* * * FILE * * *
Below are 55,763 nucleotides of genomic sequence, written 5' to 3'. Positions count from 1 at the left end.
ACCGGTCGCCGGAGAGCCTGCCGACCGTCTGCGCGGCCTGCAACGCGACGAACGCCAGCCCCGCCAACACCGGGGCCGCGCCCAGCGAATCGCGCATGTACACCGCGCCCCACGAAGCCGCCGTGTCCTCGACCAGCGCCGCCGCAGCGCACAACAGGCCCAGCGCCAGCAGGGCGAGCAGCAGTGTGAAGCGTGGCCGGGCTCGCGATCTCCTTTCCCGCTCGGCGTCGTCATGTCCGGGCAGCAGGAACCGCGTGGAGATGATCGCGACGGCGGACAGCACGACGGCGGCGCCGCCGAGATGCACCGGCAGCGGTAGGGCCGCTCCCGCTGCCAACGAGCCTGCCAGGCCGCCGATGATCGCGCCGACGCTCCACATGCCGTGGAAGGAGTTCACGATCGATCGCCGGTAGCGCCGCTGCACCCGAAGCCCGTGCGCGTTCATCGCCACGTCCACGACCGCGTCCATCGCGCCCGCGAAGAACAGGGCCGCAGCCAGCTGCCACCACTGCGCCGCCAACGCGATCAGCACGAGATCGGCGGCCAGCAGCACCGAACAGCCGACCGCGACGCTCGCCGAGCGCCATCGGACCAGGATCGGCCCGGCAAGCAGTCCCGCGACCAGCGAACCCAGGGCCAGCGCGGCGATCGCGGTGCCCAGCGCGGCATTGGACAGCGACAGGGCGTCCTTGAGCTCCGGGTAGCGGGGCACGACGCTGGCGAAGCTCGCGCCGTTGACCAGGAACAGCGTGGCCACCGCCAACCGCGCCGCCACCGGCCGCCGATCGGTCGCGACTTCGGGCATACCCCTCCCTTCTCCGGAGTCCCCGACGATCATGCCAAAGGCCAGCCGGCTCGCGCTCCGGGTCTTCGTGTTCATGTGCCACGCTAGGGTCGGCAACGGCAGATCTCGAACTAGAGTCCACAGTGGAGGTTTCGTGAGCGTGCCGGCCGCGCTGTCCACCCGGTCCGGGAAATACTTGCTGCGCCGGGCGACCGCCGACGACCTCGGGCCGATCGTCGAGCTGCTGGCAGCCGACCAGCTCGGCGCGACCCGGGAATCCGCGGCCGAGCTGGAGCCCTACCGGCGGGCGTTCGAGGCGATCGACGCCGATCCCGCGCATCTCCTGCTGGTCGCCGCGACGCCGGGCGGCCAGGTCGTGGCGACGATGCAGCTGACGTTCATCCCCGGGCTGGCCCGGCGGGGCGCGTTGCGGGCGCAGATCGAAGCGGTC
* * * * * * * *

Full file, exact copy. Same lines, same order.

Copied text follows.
Below are 55,763 nucleotides of genomic sequence, written 5' to 3'. Positions count from 1 at the left end.
ACCGGTCGCCGGAGAGCCTGCCGACCGTCTGCGCGGCCTGCAACGCGACGAACGCCAGCCCCGCCAACACCGGGGCCGCGCCCAGCGAATCGCGCATGTACACCGCGCCCCACGAAGCCGCCGTGTCCTCGACCAGCGCCGCCGCAGCGCACAACAGGCCCAGCGCCAGCAGGGCGAGCAGCAGTGTGAAGCGTGGCCGGGCTCGCGATCTCCTTTCCCGCTCGGCGTCGTCATGTCCGGGCAGCAGGAACCGCGTGGAGATGATCGCGACGGCGGACAGCACGACGGCGGCGCCGCCGAGATGCACCGGCAGCGGTAGGGCCGCTCCCGCTGCCAACGAGCCTGCCAGGCCGCCGATGATCGCGCCGACGCTCCACATGCCGTGGAAGGAGTTCACGATCGATCGCCGGTAGCGCCGCTGCACCCGAAGCCCGTGCGCGTTCATCGCCACGTCCACGACCGCGTCCATCGCGCCCGCGAAGAACAGGGCCGCAGCCAGCTGCCACCACTGCGCCGCCAACGCGATCAGCACGAGATCGGCGGCCAGCAGCACCGAACAGCCGACCGCGACGCTCGCCGAGCGCCATCGGACCAGGATCGGCCCGGCAAGCAGTCCCGCGACCAGCGAACCCAGGGCCAGCGCGGCGATCGCGGTGCCCAGCGCGGCATTGGACAGCGACAGGGCGTCCTTGAGCTCCGGGTAGCGGGGCACGACGCTGGCGAAGCTCGCGCCGTTGACCAGGAACAGCGTGGCCACCGCCAACCGCGCCGCCACCGGCCGCCGATCGGTCGCGACTTCGGGCATACCCCTCCCTTCTCCGGAGTCCCCGACGATCATGCCAAAGGCCAGCCGGCTCGCGCTCCGGGTCTTCGTGTTCATGTGCCACGCTAGGGTCGGCAACGGCAGATCTCGAACTAGAGTCCACAGTGGAGGTTTCGTGAGCGTGCCGGCCGCGCTGTCCACCCGGTCCGGGAAATACTTGCTGCGCCGGGCGACCGCCGACGACCTCGGGCCGATCGTCGAGCTGCTGGCAGCCGACCAGCTCGGCGCGACCCGGGAATCCGCGGCCGAGCTGGAGCCCTACCGGCGGGCGTTCGAGGCGATCGACGCCGATCCCGCGCATCTCCTGCTGGTCGCCGCGACGCCGGGCGGCCAGGTCGTGGCGACGATGCAGCTGACGTTCATCCCCGGGCTGGCCCGGCGGGGCGCGTTGCGGGCGCAGATCGAAGCGGTC